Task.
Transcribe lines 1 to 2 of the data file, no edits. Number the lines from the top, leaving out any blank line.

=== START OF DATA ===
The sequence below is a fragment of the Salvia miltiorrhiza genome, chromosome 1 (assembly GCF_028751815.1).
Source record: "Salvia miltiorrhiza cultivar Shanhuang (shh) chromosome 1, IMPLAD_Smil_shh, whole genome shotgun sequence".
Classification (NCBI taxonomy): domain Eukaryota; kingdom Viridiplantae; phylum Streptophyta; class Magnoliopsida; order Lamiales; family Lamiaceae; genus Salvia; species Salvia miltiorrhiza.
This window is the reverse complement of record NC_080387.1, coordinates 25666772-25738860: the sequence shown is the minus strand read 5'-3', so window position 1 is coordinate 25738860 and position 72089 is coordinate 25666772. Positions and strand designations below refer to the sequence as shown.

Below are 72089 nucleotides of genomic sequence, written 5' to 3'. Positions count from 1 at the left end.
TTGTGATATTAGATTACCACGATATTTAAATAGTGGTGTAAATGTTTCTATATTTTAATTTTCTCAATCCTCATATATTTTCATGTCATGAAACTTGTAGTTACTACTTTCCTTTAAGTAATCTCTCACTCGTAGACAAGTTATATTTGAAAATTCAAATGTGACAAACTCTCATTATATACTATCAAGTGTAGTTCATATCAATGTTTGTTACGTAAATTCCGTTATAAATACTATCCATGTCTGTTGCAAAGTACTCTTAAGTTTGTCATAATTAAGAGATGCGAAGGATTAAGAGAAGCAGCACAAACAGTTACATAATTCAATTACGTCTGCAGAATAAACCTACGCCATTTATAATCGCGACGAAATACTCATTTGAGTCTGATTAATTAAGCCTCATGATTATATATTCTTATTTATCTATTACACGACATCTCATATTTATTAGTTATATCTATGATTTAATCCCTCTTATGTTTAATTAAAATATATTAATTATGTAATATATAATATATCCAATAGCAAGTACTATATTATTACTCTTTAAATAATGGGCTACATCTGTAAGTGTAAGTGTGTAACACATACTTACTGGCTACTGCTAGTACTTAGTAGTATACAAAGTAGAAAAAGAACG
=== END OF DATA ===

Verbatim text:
The sequence below is a fragment of the Salvia miltiorrhiza genome, chromosome 1 (assembly GCF_028751815.1).
Source record: "Salvia miltiorrhiza cultivar Shanhuang (shh) chromosome 1, IMPLAD_Smil_shh, whole genome shotgun sequence".